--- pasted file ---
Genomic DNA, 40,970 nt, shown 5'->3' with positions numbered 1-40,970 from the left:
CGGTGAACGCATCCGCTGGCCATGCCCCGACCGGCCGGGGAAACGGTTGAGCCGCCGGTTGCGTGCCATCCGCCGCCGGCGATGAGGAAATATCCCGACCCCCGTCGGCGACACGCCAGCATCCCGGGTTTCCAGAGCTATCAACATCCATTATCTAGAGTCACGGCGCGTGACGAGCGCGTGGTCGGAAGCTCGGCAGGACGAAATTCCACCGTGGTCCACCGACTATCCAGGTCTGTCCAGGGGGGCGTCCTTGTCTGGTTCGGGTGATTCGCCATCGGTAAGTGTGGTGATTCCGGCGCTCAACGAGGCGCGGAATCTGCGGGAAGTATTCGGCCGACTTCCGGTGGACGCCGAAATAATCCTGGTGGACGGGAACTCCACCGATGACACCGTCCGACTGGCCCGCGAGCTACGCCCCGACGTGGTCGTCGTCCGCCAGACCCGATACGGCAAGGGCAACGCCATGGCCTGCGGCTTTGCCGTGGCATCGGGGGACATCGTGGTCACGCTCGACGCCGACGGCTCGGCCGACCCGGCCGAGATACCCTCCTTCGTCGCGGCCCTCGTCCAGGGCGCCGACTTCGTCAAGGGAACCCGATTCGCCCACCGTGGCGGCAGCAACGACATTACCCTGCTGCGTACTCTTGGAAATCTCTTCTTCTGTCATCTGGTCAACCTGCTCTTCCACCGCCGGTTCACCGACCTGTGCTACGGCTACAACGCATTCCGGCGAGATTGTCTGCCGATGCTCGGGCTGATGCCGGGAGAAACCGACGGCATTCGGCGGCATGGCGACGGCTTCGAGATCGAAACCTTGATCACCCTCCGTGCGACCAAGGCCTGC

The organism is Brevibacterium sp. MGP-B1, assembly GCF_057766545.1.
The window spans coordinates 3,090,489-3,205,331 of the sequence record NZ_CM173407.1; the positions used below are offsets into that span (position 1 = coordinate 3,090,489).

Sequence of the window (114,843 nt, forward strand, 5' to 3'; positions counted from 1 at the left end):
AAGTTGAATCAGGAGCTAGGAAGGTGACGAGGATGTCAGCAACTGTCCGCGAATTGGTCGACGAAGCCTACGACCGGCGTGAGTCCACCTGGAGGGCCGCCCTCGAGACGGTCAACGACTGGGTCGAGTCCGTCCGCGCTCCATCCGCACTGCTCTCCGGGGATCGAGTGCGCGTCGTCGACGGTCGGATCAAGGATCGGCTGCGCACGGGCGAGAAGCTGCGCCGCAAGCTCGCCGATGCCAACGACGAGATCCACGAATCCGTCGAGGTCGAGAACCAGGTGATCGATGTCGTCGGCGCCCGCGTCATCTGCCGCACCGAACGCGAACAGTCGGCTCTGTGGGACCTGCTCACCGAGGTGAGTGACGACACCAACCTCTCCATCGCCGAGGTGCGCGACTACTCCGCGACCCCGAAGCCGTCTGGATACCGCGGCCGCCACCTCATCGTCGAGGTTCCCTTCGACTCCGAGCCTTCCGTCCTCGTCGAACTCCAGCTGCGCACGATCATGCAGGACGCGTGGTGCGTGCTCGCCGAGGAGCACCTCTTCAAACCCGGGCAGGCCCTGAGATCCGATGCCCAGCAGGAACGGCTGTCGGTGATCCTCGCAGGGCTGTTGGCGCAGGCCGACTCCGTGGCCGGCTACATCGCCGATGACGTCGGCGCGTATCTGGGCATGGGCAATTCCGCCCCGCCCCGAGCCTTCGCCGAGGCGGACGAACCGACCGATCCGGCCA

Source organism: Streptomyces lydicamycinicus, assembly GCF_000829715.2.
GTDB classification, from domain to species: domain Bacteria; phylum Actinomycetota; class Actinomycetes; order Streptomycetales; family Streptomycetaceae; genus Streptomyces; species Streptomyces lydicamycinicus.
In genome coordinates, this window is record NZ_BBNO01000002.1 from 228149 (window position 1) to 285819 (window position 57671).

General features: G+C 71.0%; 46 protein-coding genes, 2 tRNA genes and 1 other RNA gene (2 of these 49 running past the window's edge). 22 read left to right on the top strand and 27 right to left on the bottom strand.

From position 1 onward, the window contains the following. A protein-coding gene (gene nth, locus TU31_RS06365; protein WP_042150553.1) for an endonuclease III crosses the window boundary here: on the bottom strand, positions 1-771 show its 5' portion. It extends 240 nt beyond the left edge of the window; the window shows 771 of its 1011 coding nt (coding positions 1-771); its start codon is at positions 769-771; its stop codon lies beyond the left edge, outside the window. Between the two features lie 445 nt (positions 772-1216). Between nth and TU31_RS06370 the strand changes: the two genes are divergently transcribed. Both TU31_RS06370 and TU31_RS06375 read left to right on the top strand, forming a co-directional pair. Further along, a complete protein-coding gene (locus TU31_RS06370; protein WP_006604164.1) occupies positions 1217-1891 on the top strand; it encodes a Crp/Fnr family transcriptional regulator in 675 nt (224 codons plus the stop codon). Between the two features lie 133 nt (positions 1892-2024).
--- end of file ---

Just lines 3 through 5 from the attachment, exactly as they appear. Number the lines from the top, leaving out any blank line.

The organism is Brevibacterium sp. MGP-B1, assembly GCF_057766545.1.
The window spans coordinates 3,090,489-3,205,331 of the sequence record NZ_CM173407.1; the positions used below are offsets into that span (position 1 = coordinate 3,090,489).

Sequence of the window (114,843 nt, forward strand, 5' to 3'; positions counted from 1 at the left end):